For the big and long-lasting operations like the response to the 2010 earthquake in Haiti, the Canadian military could roll in the full DART package right behind the enhanced smaller units. Expanding the scope and modularizing the deployment capacity opens the door to more missions of smaller scope where needs can be filled quickly and efficiently.

The military recently acquired C-17 Globemaster aircrafts, and they are stellar. They are incredibly efficient at moving equipment and personnel. Creating a logistics team that our nation could offer up into disaster zones as part of our package of deliverables is the logical next step.

I can’t tell you how many times I, or other GlobalMedic personnel, have been ferried into hot zones (carrying out field hospitals, water units, and emergency aid) by the American, Australian, Brazilian, Malaysian, and Indonesian air forces. Offering a logistics movement is perfect for diplomacy and a great way to showcase what Canada is about through our military.

Imagine the day when Canadian soldiers, planes, and choppers ferry aid and international teams into disaster zones. The future should be one where the military does the heavy lifting to get humanitarian teams into place so lives can be saved.

I’d like to think that this is who we really are.

Also in the series


Foreign Policy Is Not Just Defence

Canadian foreign policy should be about more than providing military support, writes Roland Paris.

Lessons From Afghanistan

In Afghanistan, the military made good decisions without Ottawa's okay. Steve Saideman on what this means.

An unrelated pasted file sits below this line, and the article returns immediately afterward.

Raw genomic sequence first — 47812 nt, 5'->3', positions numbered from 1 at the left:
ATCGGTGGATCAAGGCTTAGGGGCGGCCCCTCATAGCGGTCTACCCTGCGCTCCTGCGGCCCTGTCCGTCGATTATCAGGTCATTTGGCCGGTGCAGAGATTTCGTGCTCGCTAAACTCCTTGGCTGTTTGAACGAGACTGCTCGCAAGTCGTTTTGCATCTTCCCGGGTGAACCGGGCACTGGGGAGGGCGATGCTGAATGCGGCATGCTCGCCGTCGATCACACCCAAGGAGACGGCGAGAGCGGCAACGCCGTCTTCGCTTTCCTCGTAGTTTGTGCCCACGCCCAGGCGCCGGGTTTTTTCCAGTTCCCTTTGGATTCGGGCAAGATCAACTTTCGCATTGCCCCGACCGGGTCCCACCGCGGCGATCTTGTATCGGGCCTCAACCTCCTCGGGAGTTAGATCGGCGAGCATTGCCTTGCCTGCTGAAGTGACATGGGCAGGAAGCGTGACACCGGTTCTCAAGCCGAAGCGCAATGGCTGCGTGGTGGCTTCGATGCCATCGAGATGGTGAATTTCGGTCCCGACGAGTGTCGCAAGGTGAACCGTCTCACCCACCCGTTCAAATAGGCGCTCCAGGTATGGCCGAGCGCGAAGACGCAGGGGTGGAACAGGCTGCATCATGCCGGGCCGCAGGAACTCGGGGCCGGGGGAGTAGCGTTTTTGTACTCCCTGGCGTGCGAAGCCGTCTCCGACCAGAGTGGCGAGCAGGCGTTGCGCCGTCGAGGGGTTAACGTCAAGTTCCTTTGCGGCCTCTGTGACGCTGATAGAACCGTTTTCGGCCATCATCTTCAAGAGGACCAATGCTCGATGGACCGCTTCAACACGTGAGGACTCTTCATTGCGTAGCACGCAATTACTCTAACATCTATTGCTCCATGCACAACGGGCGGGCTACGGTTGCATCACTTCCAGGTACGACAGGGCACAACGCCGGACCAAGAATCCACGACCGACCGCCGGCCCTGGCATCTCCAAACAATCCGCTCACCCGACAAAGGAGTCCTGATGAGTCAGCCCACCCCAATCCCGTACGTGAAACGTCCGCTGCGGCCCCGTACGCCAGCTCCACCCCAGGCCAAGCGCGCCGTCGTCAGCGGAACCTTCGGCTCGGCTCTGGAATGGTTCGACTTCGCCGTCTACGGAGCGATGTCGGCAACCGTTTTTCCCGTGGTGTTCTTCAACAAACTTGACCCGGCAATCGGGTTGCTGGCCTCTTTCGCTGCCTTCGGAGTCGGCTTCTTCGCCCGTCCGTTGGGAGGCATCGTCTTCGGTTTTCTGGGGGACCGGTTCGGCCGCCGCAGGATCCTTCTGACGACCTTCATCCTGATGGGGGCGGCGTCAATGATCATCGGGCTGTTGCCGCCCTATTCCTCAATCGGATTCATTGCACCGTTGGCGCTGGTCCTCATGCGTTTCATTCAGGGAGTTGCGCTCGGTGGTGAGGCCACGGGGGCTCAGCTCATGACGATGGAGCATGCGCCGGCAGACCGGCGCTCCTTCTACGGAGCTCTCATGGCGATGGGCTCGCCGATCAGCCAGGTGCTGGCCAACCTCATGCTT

Just How Threatening is the Terrorist Threat?

“The 9/11 decade is over” declares Wesley Wark.

How To Protect Canada From Terrorism

Kent Roach considers Canada’s improving, but still poor, record of terrorism prosecutions.

Recalibrating the Response to Domestic Terrorism

Stephen Flynn wonders why the Cold War security apparatus is still being used to fight terrorism.

A Whole-of-Government Approach

The Canadian military is just one piece of the disaster-relief puzzle.

Environment At War

Climate change presents a whole slew of new security concerns says Richard Matthew.

The Outsourcing of the Cyberwar

Increasingly, non-state actors pose the biggest cyber-security threat argues Jon Penney.

Drones Vs. Democracy

When war no longer comes with a political risk, what does that mean for democracy?

The Cost of Drones

Jennifer Welsh on why military drones and liberal democracy don't mix.

A Drone Field Guide

Unmanned aerial vehicles are filling the skies both in war zones and at home. Get to know them.

Between Co-operation and Co-optation

Aid agencies must find a way to work with militaries and still be neutral.

Whither Humanitarian Space?

Integrating militaries and humanitarian actors in Afghanistan came with a cost.

Building A New Internationalism

War, some would have you believe, is inevitable and internationalism is obsolete. Not so argues Noah Richler.

The "Virtuous" War

War is now being promoted as bloodless, humanitarian, and hygienic. This is not the reality.